Best Player: They’ll miss Harvey Dahl who was the best performer on a generally consistent offensive line.

Biggest Concern: That after three years in the league, former first round pick Sam Baker just hasn’t got it yet. He was responsible for 35.71% of all Atlanta sacks.

5.  Cincinnati Bengals (2009 Rank: 7th)

Run Rank 8th, Pass Rank 8th, Penalties Rank 11th

If they didn’t employ the league’s only third down right tackle and insist on mixing things up on a regular basis, they could be higher (heck they could be lower, maybe they deserve credit for being so innovative). In any case, you feel they may be more talented than fifth-best, but they haven’t always got the right talent (Anthony Collins and Evan Mathis) on the field.

Best Player: It’s fair to say Andrew Whitworth is now one of the leagues’ best left tackles.

Biggest Concern: Both Dennis Roland and Andre Smith bombed at right tackle and look pretty incapable of protecting any quarterback, let alone a rookie.

4.  Baltimore Ravens (2009 Rank: 5th)

Run Rank 4th, Pass Rank 7th, Penalties Rank 6th

Extremely strong in the run game, Ben Grubbs is becoming the player they thought they drafted and Marshal Yanda continues to impress. Punishing blocker whether at guard or tackle, and someone they need to re-sign.

Best Player: How good (and underrated) a signing has Matt Birk been? Our top ranked center in 2010 during the regular season.

Biggest Concern: As was indicated by his performances at the position in 2009, switching to the left side was a real tough transition for Michael Oher. How much (and how quickly) can he improve?

3.  New England Patriots (2009 Rank: 3rd)

Run Rank 2nd, Pass Rank 10th, Penalties Rank 3rd

With the great year Tom Brady had, you forget how dominant the line was in their run blocking. They also did it without two of their best: Logan Mankins held out and the Injury and retirement of Stephen Neal was a big blow given just how good a player he was for them. They were also more than sound in pass protection.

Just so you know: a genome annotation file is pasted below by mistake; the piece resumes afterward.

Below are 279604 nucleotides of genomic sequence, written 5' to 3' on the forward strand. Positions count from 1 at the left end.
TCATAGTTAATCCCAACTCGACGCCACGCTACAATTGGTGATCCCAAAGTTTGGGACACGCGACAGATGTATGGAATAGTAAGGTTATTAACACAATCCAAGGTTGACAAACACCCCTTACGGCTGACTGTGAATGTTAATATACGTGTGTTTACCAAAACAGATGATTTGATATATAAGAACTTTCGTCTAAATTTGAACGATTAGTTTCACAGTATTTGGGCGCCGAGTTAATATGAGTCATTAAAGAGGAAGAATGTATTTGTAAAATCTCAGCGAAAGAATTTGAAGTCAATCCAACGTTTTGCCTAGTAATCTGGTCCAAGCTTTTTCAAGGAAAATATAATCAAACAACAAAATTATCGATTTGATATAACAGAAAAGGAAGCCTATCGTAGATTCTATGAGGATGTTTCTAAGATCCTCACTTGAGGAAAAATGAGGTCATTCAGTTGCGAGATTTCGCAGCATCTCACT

Best Player: All Pro Logan Mankins may be the most dominant run blocking guard in the league. He had more highlight reel blocks in half a season, than most guys manage in an entire year.

Biggest Concern: What is going on with Sebastian Vollmer? Superb as a rookie, a switch to the right side seemed to result in a slide in his performance. Is he better suited for the left and will he end up there?

2.  Houston Texans  (2009 Rank: 13th)

Run Rank 3rd, Pass Rank 4th, Penalties Rank 4th

How much did this line improve? Every one of them scored a positive grade and they were particularly strong with their run blocking (the unsung heroes in Arian Foster’s breakout campaign). If there’s a complaint it’s that both tackles are prone to getting beaten in pass protection.

Best Player: Surprising as it may seem, Chris Myers is right up there with Mangold and Birk as one of the best run blocking centers in the league.

Biggest Concern: After three years in the league, Duane Brown may be competent, but he’s not good enough to deal with the top edge rushers one-on-one.

1.  New York Jets  (2009 Rank: 1st)

Run Rank 1st, Pass Rank 1st, Penalties Rank 12th

The reigning champions will reign again. You could pick out four fifths of the starters, put them on any team, and the likelihood is they’d be the best offensive lineman on it. That’s how good they are.

Best Player: In any other team it would be D’Brickashaw Ferguson. But this isn’t just any other line, and Nick Mangold is a once-in-a-generation type player.

Biggest Concern: The decision to move on from Damien Woody. Maybe injuries have taken their toll, but it’s going to be a tough task to fill his boots.